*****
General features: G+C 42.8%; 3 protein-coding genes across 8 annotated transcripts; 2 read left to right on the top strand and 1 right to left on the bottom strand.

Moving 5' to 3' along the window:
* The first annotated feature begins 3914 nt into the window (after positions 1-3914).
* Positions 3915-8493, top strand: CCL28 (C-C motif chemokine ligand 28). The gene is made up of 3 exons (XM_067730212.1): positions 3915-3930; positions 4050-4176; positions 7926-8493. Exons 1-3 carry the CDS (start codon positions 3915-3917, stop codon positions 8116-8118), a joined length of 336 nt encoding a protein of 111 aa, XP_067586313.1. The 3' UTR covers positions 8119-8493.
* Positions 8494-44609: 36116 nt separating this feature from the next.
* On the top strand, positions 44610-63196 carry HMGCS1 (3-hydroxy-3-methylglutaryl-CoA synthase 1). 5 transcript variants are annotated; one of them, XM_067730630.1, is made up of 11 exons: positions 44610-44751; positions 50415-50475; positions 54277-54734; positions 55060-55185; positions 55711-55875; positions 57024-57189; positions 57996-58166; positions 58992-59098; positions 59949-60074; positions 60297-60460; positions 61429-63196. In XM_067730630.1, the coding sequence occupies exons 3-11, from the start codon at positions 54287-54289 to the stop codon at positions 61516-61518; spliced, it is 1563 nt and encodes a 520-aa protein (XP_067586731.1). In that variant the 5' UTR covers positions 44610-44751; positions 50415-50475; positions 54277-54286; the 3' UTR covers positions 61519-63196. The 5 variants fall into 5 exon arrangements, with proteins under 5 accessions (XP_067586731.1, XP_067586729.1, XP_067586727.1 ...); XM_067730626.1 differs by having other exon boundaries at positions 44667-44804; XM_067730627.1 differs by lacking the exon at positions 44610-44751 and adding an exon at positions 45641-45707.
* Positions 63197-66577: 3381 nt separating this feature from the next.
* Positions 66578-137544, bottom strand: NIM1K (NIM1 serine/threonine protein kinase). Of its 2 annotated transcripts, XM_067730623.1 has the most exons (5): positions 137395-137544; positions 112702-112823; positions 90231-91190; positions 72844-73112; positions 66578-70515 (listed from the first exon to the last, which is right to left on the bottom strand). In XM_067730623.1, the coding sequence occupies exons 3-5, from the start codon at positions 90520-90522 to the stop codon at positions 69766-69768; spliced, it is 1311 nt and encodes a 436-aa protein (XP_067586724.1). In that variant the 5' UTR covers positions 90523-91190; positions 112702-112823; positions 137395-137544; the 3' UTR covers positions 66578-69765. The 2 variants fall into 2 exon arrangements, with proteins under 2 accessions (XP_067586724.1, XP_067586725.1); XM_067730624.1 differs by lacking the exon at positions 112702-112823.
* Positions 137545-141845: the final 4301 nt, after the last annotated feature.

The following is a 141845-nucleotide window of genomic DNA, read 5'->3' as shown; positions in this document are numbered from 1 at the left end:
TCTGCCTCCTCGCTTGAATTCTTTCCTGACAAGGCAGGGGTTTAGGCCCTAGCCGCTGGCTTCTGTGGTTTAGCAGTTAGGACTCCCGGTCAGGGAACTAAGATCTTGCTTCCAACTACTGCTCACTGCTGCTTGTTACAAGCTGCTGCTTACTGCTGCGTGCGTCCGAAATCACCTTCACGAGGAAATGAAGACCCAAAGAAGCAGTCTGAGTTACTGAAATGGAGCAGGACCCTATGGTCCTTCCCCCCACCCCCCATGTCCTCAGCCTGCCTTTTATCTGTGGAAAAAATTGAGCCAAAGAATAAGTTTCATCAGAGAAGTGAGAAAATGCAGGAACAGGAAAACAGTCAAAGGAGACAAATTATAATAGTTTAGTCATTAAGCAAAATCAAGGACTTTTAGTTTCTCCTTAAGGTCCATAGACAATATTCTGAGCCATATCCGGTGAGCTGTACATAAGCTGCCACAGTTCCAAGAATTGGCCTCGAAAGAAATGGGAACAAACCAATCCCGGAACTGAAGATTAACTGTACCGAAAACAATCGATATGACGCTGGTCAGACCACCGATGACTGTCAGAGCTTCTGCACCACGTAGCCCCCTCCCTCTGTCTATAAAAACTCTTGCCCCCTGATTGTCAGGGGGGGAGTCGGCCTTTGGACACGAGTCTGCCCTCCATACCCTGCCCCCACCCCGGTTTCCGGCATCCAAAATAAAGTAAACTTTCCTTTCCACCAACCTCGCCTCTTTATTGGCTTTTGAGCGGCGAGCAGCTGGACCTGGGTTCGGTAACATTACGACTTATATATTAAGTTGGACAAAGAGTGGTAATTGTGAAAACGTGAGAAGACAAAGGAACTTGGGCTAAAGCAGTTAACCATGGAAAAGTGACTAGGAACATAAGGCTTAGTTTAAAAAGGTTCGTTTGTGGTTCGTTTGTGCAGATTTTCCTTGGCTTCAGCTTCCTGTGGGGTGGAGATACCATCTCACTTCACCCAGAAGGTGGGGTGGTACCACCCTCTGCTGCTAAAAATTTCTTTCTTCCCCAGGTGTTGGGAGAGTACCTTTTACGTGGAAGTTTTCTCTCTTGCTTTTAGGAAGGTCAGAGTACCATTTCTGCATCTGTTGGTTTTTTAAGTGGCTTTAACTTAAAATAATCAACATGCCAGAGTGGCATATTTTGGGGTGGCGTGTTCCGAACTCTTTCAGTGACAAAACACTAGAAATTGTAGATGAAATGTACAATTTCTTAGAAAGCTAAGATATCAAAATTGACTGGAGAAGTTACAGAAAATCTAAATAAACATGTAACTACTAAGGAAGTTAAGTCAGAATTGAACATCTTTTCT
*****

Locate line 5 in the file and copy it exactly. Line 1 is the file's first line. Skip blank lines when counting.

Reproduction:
* Positions 8494-44609: 36116 nt separating this feature from the next.